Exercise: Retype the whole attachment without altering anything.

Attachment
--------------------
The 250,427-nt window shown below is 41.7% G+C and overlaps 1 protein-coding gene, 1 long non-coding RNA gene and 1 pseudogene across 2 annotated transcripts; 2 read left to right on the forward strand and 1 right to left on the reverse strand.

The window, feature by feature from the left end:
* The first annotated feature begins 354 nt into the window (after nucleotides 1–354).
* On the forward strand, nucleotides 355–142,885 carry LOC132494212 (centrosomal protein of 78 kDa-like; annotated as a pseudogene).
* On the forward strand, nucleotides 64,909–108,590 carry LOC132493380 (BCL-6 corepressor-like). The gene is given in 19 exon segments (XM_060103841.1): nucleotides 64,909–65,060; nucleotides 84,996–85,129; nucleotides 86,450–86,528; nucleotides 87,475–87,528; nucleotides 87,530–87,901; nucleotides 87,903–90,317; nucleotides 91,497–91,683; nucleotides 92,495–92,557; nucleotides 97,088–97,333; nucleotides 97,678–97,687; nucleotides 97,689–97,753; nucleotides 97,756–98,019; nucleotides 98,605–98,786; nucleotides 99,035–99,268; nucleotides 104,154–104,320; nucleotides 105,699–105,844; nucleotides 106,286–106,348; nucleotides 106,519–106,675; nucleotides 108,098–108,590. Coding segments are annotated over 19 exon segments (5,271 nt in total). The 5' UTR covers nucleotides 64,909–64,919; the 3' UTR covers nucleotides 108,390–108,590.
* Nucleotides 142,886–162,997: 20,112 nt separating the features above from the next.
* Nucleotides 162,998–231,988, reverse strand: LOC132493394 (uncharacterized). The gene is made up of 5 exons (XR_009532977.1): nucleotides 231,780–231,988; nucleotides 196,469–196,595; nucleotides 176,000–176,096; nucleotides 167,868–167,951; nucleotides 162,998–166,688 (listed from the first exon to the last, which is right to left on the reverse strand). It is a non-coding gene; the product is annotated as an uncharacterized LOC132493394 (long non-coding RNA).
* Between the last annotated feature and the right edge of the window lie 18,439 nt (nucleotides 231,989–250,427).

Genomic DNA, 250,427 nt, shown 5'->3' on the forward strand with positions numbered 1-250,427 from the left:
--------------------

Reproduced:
The 250,427-nt window shown below is 41.7% G+C and overlaps 1 protein-coding gene, 1 long non-coding RNA gene and 1 pseudogene across 2 annotated transcripts; 2 read left to right on the forward strand and 1 right to left on the reverse strand.

The window, feature by feature from the left end:
* The first annotated feature begins 354 nt into the window (after nucleotides 1–354).
* On the forward strand, nucleotides 355–142,885 carry LOC132494212 (centrosomal protein of 78 kDa-like; annotated as a pseudogene).
* On the forward strand, nucleotides 64,909–108,590 carry LOC132493380 (BCL-6 corepressor-like). The gene is given in 19 exon segments (XM_060103841.1): nucleotides 64,909–65,060; nucleotides 84,996–85,129; nucleotides 86,450–86,528; nucleotides 87,475–87,528; nucleotides 87,530–87,901; nucleotides 87,903–90,317; nucleotides 91,497–91,683; nucleotides 92,495–92,557; nucleotides 97,088–97,333; nucleotides 97,678–97,687; nucleotides 97,689–97,753; nucleotides 97,756–98,019; nucleotides 98,605–98,786; nucleotides 99,035–99,268; nucleotides 104,154–104,320; nucleotides 105,699–105,844; nucleotides 106,286–106,348; nucleotides 106,519–106,675; nucleotides 108,098–108,590. Coding segments are annotated over 19 exon segments (5,271 nt in total). The 5' UTR covers nucleotides 64,909–64,919; the 3' UTR covers nucleotides 108,390–108,590.
* Nucleotides 142,886–162,997: 20,112 nt separating the features above from the next.
* Nucleotides 162,998–231,988, reverse strand: LOC132493394 (uncharacterized). The gene is made up of 5 exons (XR_009532977.1): nucleotides 231,780–231,988; nucleotides 196,469–196,595; nucleotides 176,000–176,096; nucleotides 167,868–167,951; nucleotides 162,998–166,688 (listed from the first exon to the last, which is right to left on the reverse strand). It is a non-coding gene; the product is annotated as an uncharacterized LOC132493394 (long non-coding RNA).
* Between the last annotated feature and the right edge of the window lie 18,439 nt (nucleotides 231,989–250,427).

Genomic DNA, 250,427 nt, shown 5'->3' on the forward strand with positions numbered 1-250,427 from the left: